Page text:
In a case of first impression decided just after Thanksgiving, the N.J. Appellate Division held that contact between a driver’s vehicle and a pedestrian is not a necessary element of the second-degree crime of leaving the scene of an accident.
The facts of the case are fairly straightforward. Four years ago, a jitney bus ran over and killed a pedestrian who was crossing Pacific Avenue in Atlantic City. Immediately after the accident, the jitney driver stopped his vehicle and called the police to the scene. Police obtain surveillance videos from surrounding businesses as well as the video from the jitney’s dashboard camera, which had recorded the accident. The footage allowed police to determine that a taxi had either struck the pedestrian first, causing her to fall backwards, or that the pedestrian had stepped back into the road without having been struck by the taxicab.
According to his testimony, the taxi driver had observed the pedestrian in the roadway and abruptly stopped his vehicle. He then saw the victim fall and get run over by the jitney. After the accident, the cab driver drove around the block and parked. He then walked back to the accident scene, never giving a statement to the police or speaking to anyone there.
Under our New Jersey criminal statute, if a motorist knows that he has been “involved in an accident” and knowingly leaves the scene, he is guilty of a crime of the second degree if the accident results in the death of another person. The issue in the case (State v. Sene) was whether the phrase “involved in an accident” meant that contact must have occurred between the taxi driver’s vehicle and the victim before the driver could be found guilty of the crime.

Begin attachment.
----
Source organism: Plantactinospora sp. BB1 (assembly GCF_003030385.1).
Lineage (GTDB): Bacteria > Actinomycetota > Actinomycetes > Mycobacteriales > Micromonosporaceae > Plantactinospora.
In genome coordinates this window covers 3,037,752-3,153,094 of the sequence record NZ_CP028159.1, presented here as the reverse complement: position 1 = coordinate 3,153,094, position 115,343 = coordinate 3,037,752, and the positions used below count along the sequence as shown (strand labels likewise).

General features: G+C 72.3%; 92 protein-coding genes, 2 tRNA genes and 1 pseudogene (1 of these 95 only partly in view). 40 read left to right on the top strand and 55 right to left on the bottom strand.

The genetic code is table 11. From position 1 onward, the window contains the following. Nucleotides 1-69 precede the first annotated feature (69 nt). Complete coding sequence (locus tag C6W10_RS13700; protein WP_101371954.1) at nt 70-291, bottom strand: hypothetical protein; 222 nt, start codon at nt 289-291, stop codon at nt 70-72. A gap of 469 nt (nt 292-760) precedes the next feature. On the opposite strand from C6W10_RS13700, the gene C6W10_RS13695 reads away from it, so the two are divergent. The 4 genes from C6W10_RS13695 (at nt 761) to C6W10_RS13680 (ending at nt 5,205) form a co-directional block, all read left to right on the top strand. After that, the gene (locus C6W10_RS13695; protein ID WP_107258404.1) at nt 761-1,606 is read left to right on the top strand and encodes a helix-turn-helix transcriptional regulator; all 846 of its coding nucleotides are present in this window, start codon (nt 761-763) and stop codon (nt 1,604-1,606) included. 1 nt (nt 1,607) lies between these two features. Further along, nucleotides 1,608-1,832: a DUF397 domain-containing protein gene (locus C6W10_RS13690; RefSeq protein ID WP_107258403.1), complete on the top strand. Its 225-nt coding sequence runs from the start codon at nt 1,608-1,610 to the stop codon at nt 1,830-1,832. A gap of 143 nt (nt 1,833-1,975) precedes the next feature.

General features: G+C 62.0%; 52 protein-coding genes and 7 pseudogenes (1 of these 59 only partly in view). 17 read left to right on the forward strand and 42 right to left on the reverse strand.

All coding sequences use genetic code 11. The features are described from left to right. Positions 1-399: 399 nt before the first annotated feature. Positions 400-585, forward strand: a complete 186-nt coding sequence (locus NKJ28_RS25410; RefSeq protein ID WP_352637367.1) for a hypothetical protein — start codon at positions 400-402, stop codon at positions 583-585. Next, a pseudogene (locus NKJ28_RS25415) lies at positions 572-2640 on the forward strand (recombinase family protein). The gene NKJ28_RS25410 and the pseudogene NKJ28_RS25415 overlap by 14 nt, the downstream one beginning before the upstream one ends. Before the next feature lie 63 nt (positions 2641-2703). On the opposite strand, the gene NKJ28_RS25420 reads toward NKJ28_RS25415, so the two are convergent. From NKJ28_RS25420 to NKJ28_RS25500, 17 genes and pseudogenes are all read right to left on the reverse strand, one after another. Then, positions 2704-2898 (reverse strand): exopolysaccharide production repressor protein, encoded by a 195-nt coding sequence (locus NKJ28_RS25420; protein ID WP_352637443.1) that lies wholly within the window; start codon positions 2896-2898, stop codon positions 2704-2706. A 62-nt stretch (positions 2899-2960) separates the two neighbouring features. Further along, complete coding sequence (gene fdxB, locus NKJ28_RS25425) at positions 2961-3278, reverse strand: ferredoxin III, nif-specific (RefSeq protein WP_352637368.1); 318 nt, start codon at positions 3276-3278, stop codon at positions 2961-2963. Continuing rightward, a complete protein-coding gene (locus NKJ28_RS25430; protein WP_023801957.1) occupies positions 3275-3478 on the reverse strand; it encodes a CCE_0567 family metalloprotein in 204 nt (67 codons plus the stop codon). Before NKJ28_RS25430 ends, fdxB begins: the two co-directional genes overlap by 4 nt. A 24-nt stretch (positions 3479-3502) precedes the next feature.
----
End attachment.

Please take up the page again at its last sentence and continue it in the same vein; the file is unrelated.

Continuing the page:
Relying on the plain meaning of the words “involve” and “accident” as defined by Merriam-Webster, the Appellate panel concluded that the statute did not require contact between a vehicle and the victim for a crime to occur. It stated, “The plain reading of those words means that a driver whose actions contribute to an accident, and who knows of the causal relationship, must not leave the scene of the accident.” The Court took note of the distinction between the use of the word ‘involve’ in the criminal statute and its use of the word ‘collide’ in civil motor vehicle laws, stating that the distinction was purposeful and evidenced the Legislature’s intention to criminalize leaving the scene where an accident results in a fatality.
In this case, the taxi driver’s observation of the aftermath of the accident and decision to leave the scene despite such knowledge is what made him responsible for the crime with which he had been charged. Under the facts presented, the Court found that a reasonable person would have known that he had been involved in an accident.